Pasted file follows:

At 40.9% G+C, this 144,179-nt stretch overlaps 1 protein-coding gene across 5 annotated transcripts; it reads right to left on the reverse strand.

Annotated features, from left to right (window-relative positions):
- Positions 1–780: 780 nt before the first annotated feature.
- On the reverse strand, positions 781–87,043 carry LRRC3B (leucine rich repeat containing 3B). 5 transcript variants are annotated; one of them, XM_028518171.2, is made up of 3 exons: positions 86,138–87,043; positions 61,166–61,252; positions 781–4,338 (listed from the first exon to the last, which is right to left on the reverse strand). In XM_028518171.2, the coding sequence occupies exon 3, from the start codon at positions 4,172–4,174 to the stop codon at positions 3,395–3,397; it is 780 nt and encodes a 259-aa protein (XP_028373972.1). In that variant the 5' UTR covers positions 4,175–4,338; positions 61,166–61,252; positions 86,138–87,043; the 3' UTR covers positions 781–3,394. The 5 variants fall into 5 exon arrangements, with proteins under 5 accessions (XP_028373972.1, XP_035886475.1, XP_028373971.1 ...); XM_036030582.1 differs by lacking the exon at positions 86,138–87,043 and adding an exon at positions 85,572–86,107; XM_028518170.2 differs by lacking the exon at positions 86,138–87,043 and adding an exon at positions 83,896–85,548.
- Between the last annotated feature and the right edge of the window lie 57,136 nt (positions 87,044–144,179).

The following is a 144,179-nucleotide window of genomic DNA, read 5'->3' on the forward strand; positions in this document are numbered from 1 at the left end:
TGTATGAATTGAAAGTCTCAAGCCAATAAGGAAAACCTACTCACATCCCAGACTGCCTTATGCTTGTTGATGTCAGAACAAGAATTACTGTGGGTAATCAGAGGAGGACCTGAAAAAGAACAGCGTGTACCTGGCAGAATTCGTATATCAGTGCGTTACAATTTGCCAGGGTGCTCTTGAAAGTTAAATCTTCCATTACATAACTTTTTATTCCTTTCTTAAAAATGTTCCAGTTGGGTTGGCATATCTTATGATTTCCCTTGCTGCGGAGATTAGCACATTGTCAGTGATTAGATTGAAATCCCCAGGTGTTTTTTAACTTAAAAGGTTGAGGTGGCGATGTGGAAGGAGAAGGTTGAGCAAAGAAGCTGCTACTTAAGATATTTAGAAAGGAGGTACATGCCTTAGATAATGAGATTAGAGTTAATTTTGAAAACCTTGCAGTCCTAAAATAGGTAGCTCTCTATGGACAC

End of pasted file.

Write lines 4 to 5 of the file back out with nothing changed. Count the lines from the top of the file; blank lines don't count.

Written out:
- On the reverse strand, positions 781–87,043 carry LRRC3B (leucine rich repeat containing 3B). 5 transcript variants are annotated; one of them, XM_028518171.2, is made up of 3 exons: positions 86,138–87,043; positions 61,166–61,252; positions 781–4,338 (listed from the first exon to the last, which is right to left on the reverse strand). In XM_028518171.2, the coding sequence occupies exon 3, from the start codon at positions 4,172–4,174 to the stop codon at positions 3,395–3,397; it is 780 nt and encodes a 259-aa protein (XP_028373972.1). In that variant the 5' UTR covers positions 4,175–4,338; positions 61,166–61,252; positions 86,138–87,043; the 3' UTR covers positions 781–3,394. The 5 variants fall into 5 exon arrangements, with proteins under 5 accessions (XP_028373972.1, XP_035886475.1, XP_028373971.1 ...); XM_036030582.1 differs by lacking the exon at positions 86,138–87,043 and adding an exon at positions 85,572–86,107; XM_028518170.2 differs by lacking the exon at positions 86,138–87,043 and adding an exon at positions 83,896–85,548.
- Between the last annotated feature and the right edge of the window lie 57,136 nt (positions 87,044–144,179).